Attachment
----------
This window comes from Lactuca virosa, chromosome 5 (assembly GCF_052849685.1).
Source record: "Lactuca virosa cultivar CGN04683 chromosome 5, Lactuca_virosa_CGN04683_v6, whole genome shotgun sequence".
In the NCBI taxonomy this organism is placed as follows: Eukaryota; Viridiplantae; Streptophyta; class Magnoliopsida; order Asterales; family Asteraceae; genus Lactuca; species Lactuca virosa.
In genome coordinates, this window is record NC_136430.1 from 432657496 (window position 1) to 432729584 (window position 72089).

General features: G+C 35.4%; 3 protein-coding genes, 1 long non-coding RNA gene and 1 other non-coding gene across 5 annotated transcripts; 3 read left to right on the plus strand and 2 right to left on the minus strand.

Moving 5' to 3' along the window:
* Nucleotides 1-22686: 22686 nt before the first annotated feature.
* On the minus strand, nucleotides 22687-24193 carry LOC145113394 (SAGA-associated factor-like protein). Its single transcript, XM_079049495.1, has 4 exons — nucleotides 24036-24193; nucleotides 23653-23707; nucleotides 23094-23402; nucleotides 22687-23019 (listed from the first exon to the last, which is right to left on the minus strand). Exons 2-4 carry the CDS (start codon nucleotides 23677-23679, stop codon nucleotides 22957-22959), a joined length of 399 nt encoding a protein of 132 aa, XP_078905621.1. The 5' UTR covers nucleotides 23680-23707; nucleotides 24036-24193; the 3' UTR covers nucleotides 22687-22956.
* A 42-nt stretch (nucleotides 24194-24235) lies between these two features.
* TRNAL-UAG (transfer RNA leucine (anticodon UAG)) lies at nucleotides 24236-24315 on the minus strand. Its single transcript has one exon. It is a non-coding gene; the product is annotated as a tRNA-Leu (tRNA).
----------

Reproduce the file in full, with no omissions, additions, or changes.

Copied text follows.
This window comes from Lactuca virosa, chromosome 5 (assembly GCF_052849685.1).
Source record: "Lactuca virosa cultivar CGN04683 chromosome 5, Lactuca_virosa_CGN04683_v6, whole genome shotgun sequence".
In the NCBI taxonomy this organism is placed as follows: Eukaryota; Viridiplantae; Streptophyta; class Magnoliopsida; order Asterales; family Asteraceae; genus Lactuca; species Lactuca virosa.
In genome coordinates, this window is record NC_136430.1 from 432657496 (window position 1) to 432729584 (window position 72089).

General features: G+C 35.4%; 3 protein-coding genes, 1 long non-coding RNA gene and 1 other non-coding gene across 5 annotated transcripts; 3 read left to right on the plus strand and 2 right to left on the minus strand.

Moving 5' to 3' along the window:
* Nucleotides 1-22686: 22686 nt before the first annotated feature.
* On the minus strand, nucleotides 22687-24193 carry LOC145113394 (SAGA-associated factor-like protein). Its single transcript, XM_079049495.1, has 4 exons — nucleotides 24036-24193; nucleotides 23653-23707; nucleotides 23094-23402; nucleotides 22687-23019 (listed from the first exon to the last, which is right to left on the minus strand). Exons 2-4 carry the CDS (start codon nucleotides 23677-23679, stop codon nucleotides 22957-22959), a joined length of 399 nt encoding a protein of 132 aa, XP_078905621.1. The 5' UTR covers nucleotides 23680-23707; nucleotides 24036-24193; the 3' UTR covers nucleotides 22687-22956.
* A 42-nt stretch (nucleotides 24194-24235) lies between these two features.
* TRNAL-UAG (transfer RNA leucine (anticodon UAG)) lies at nucleotides 24236-24315 on the minus strand. Its single transcript has one exon. It is a non-coding gene; the product is annotated as a tRNA-Leu (tRNA).